Sorry to add another question to my previous question, but I was wondering how do you feel about the use of the Septuagint and the pre-Samaritan text in the New Testament? I know that these two versions of the Old Testament sometimes differ and have on older Hebrew reading from the Masoretic text. Would you say that the Masoretic text is the only Old Testament text-type to accept as Holy Scripture? I know I’ve asked you about the septuagint and the mt before but I wanted to see your perspective on this question.


To begin with, I assume that the original autograph manuscripts were inspired and, with a sufficiently nuanced definition, inerrant. We know for a fact that all ancient manuscripts have copying errors. Very likely there were also attempts at “corrections” and “improvements” by scribes which are, in fact, not improvements. For this reason, there is no perfect Old Testament text. This clearly includes the Masoretic Text, which was put in its present form in the second half of the first millennium by Jewish scribes. My thought on this is that all ancient texts have the potential to help scholars reproduce the most accurate possible Hebrew text. This would definitely include the Samaritan Pentateuch and the Septuagint. The two provide snapshots of the text from about the 6th and the late 3rd century BC. The evidence is that the Masoretes made a good faith attempt to reconstruct a Hebrew text. I assume they did something akin to what modern scholars do, which is to look at textual variants and apply a few common sense rules to create the best possible standard text. Surely some of their biases entered the final text as well. I suppose that if we absolutely had to choose any single ancient text of the Hebrew Old Testament, nearly all experts (I am not among them!) would choose the Masoretic. However, this is not the case. We have a LOT of sources, including Hebrew Targums, the Talmud and many other sources in addition to the Septuagint, the Samaritan Pentateuch and the Masoretic text. All of these should be consulted in attempting to produce as accurate a Hebrew text as possible.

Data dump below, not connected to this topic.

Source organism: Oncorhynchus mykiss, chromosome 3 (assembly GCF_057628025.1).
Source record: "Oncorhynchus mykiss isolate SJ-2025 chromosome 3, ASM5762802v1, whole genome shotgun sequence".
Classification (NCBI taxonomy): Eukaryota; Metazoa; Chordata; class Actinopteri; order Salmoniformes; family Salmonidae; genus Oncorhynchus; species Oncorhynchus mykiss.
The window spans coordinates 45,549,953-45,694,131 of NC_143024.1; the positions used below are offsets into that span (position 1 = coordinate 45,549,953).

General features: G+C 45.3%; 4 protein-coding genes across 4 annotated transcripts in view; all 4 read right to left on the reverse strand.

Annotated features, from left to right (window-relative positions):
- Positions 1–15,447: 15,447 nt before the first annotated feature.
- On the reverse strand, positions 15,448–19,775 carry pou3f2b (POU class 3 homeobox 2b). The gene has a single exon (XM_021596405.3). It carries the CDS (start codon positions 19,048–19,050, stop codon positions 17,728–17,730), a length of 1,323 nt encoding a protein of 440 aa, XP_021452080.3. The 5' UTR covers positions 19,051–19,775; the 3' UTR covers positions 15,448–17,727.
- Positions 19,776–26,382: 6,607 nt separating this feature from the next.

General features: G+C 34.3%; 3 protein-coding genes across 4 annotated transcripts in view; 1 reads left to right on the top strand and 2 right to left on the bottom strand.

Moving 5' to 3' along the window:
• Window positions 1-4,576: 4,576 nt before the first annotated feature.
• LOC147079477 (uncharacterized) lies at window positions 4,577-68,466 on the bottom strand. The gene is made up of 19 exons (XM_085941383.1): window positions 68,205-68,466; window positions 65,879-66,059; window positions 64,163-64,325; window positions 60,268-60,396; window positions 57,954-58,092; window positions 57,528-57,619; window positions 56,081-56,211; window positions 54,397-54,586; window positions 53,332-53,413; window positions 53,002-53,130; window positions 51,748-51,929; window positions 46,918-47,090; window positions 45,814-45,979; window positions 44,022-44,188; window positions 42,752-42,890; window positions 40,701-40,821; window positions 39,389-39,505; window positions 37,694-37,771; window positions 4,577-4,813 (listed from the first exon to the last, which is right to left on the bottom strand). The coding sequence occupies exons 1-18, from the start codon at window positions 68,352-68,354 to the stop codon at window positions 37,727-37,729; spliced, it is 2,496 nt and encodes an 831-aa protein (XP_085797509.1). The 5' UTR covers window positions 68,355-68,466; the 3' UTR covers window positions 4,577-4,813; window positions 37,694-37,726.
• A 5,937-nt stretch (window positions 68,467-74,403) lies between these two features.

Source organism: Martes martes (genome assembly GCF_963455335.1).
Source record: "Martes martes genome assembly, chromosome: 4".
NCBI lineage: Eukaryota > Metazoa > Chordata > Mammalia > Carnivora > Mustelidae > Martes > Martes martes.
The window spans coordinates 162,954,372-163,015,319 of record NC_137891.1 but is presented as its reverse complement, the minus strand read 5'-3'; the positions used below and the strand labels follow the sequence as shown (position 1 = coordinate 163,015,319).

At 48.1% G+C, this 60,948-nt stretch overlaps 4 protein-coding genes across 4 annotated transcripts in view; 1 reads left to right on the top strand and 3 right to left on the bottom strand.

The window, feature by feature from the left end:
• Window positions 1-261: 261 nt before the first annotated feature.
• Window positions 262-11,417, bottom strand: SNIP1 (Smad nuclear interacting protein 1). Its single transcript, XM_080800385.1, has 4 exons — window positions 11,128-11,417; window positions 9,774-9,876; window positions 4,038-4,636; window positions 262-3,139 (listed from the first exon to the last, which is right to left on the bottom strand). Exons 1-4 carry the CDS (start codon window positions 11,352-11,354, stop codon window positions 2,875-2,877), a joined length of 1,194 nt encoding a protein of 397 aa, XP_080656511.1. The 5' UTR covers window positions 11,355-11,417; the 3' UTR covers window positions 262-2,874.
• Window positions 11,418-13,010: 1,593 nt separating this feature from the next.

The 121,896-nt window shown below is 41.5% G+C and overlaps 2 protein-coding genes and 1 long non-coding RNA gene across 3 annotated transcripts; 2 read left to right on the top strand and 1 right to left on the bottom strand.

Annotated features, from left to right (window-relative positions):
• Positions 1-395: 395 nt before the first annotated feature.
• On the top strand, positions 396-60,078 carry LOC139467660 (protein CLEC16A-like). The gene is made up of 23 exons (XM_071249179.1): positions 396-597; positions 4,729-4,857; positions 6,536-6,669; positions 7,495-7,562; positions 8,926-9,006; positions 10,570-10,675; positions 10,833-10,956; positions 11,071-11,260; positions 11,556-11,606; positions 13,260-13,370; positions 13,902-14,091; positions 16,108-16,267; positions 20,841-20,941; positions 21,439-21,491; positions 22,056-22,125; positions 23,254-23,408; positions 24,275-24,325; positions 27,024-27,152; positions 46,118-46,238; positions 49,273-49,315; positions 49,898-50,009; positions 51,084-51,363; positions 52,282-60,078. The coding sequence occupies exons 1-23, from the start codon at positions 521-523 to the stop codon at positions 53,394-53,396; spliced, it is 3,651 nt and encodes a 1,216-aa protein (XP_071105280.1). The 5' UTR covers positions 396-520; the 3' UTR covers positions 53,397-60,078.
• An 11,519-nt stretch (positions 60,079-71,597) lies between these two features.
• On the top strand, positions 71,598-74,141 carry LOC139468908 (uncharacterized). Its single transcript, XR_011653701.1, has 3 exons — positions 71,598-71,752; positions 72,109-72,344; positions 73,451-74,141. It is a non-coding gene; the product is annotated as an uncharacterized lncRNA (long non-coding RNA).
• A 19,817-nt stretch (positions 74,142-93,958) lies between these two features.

I have served on more than one jury. Having a multitude of witnesses to a single event can be confusing, but, in the end, having more than one witness helps to produce a more accurate picture of what actually happened. This is an useful analogy to the questions of ancient texts. Some are more reliable than others, but all have at least something to offer to reproduce an accurate picture of the original.

You are probably aware that there is a significant faction of believers who claim that the Masoretic text is somehow an inspired one. Such people typically claim that the Greek text used by Erasmus and the English Authorized Version (KJV) are also inspired. The evidence proves without the slightest doubt that this view is overblown. Even if the Masoretic or the Byzantine text is the best, there is no evidence, biblical or otherwise that those who produced these texts were miraculously inspired. This view is also divisive, as it is used as a weapon to divide churches. I have seen this first hand. This philosophy should be opposed vigorously for this reason.

John Oakes

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